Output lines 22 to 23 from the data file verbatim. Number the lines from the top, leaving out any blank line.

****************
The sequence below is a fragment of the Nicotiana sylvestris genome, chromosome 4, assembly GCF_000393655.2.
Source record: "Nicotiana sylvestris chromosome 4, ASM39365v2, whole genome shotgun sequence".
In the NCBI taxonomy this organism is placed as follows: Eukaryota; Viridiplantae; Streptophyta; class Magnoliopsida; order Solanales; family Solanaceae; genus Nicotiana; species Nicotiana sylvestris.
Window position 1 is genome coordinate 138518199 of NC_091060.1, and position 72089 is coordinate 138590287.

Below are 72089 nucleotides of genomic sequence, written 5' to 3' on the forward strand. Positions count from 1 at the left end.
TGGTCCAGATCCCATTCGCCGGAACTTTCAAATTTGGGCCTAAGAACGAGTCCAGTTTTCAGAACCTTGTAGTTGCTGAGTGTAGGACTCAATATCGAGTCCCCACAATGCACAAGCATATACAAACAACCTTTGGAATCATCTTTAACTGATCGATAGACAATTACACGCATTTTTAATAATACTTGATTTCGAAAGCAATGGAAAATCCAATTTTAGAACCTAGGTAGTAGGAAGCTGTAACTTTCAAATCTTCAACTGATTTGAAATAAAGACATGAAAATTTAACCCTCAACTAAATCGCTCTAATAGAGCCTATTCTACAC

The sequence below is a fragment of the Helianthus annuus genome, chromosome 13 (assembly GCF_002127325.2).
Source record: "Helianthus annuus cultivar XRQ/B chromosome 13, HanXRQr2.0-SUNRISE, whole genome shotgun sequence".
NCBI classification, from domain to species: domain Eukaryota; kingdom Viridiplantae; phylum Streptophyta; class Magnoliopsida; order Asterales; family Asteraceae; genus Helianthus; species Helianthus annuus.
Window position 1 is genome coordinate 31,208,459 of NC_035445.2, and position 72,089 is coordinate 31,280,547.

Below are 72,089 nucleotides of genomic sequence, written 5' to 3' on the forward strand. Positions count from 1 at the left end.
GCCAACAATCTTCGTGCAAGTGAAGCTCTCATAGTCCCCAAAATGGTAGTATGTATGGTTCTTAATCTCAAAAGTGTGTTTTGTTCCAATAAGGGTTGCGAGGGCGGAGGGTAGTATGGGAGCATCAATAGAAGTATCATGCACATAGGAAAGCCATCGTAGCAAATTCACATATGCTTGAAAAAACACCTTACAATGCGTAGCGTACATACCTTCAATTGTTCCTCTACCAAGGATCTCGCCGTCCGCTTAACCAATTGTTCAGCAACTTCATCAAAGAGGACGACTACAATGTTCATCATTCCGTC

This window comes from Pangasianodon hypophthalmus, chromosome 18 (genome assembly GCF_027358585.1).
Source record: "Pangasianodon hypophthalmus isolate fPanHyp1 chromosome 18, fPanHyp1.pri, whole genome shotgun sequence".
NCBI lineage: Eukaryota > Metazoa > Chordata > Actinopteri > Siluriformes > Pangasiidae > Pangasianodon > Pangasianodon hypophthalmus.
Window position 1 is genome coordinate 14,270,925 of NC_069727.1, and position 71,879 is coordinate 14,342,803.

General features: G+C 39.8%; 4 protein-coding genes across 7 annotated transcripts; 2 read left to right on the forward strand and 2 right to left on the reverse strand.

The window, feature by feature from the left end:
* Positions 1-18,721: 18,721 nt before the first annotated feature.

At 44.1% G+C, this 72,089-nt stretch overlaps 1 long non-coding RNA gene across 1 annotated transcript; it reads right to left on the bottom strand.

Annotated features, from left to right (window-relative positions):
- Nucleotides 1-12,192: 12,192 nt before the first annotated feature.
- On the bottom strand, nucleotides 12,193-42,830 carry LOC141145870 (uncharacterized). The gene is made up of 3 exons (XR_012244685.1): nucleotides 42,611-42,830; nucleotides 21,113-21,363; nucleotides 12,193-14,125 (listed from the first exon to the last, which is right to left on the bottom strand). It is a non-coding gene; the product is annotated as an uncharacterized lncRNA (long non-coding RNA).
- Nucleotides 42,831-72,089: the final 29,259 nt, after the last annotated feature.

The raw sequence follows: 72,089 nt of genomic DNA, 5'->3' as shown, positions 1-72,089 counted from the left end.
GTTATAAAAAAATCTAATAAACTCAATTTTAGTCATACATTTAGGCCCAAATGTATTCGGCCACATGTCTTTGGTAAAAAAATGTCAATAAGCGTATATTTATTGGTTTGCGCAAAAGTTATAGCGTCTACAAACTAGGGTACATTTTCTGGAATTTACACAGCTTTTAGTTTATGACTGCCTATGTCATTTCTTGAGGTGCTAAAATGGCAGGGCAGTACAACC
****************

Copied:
- Nucleotides 1-12,192: 12,192 nt before the first annotated feature.
- On the bottom strand, nucleotides 12,193-42,830 carry LOC141145870 (uncharacterized). The gene is made up of 3 exons (XR_012244685.1): nucleotides 42,611-42,830; nucleotides 21,113-21,363; nucleotides 12,193-14,125 (listed from the first exon to the last, which is right to left on the bottom strand). It is a non-coding gene; the product is annotated as an uncharacterized lncRNA (long non-coding RNA).